Gadot grew up in Rosh Ha’ayin, a small city in central Israel which an Israeli friend of mine describes as being “like a typical middle-class California suburb.” Her father, Michael, was an engineer, and her mother, Irit, was a gym teacher who taught sports to Gadot and her younger sister, Dana, insisting that they run around outside rather than stay in and watch television.
You can imagine Gadot being very like that active little girl in the opening of Wonder Woman 1984, running, jumping, preparing physically and mentally for her future. Her own athleticism can be seen all over both Wonder Woman films, in which she famously performs many of her own stunts. “We try to avoid as much as possible using CGI in the fights,” she says. One of the more extraordinary moments in Wonder Woman 1984 involves a scene in which she fights off several bad guys with her golden lasso while doing a back-bending high kick, which manages to be both badass and elegant.
After high school, Gadot spent two years doing her mandatory service in the Israel Defense Forces, where she was a fitness and combat readiness instructor, before entering college. (She has often been criticized for her service in the IDF, as well as a Facebook post supporting the troops during the Israeli army’s air strikes on Gaza in 2014.)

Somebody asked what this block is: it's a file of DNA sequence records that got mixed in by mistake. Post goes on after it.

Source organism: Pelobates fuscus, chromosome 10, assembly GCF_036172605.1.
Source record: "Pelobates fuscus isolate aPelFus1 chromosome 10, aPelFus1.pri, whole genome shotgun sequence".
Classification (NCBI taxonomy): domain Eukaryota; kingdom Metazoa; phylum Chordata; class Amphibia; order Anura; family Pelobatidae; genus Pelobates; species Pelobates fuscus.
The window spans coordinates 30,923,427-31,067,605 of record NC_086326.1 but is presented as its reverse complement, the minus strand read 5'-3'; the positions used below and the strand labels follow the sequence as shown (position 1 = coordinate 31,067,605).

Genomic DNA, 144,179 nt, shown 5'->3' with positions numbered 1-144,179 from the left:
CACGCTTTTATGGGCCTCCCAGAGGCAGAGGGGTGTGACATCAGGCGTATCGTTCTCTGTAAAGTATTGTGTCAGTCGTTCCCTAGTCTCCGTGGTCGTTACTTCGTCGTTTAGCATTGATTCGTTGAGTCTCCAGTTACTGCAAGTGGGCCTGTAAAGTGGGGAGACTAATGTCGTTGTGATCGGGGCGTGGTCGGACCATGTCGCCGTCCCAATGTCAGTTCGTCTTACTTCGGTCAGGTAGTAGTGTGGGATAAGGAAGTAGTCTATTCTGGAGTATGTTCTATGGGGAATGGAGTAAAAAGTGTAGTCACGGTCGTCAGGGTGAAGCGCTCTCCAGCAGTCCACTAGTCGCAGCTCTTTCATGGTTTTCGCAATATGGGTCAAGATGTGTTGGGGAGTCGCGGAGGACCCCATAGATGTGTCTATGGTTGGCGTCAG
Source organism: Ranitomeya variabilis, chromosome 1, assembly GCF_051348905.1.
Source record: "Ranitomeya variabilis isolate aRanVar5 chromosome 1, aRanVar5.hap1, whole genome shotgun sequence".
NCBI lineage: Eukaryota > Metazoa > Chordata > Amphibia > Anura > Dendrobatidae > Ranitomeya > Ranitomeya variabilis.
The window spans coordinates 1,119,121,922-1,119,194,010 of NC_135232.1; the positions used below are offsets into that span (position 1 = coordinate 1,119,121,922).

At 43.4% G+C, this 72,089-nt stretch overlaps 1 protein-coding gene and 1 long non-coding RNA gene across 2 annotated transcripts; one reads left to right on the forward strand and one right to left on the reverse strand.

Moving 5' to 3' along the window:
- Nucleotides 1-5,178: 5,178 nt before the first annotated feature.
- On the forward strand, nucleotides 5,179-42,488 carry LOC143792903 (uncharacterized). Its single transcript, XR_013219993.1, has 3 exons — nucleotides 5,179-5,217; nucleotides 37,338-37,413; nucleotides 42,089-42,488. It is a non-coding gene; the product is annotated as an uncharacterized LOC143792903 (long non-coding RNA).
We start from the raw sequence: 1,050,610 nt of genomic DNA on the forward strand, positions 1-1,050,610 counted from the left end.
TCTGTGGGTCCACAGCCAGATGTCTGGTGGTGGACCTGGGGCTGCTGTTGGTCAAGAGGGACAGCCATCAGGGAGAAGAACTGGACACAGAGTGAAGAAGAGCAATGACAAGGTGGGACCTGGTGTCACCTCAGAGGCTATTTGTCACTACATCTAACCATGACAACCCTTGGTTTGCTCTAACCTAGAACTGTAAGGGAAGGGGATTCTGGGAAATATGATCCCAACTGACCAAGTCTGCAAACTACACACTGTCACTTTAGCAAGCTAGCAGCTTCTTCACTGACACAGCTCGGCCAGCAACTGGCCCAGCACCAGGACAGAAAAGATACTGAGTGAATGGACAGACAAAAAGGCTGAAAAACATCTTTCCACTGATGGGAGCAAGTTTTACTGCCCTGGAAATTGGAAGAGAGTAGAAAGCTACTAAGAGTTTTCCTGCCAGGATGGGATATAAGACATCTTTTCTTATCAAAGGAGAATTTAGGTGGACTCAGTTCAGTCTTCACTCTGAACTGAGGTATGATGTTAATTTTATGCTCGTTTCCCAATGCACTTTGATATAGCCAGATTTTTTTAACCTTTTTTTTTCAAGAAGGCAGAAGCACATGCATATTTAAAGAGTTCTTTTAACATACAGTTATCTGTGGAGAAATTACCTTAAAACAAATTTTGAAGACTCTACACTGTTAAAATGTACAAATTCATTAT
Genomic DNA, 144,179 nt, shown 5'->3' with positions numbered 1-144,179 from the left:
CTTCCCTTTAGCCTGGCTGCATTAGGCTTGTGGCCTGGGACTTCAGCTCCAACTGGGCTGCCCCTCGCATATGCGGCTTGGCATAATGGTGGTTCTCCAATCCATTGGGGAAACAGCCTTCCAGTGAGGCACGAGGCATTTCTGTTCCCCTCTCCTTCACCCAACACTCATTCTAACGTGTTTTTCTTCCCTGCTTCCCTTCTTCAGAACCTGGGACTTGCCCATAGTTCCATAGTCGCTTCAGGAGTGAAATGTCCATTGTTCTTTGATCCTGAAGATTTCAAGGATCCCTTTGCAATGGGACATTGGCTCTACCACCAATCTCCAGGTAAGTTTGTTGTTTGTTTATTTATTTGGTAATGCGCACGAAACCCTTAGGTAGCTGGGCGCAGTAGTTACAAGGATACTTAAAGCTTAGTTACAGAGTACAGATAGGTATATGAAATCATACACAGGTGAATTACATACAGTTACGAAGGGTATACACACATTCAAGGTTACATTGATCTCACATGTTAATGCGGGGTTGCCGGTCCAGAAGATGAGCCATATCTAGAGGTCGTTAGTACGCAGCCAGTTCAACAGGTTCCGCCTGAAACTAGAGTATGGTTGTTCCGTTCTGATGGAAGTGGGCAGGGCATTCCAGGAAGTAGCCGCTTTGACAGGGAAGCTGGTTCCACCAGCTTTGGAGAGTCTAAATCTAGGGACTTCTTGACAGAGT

“I came from a home where being an actress wasn’t even an option,” she tells me. “I always loved the arts and I was a dancer and I loved the movies, but being an actress was never a discussion. My parents were like, You need to graduate university and get a degree.” She had planned on becoming a lawyer.
But “dadadada,” as she often says whenever glossing over complicated or unnecessary details (such as some stints on Israeli TV shows), she was cast as Gisele Yashar, the sultry weapons expert in 2009’s Fast & Furious, and so her career in Hollywood began.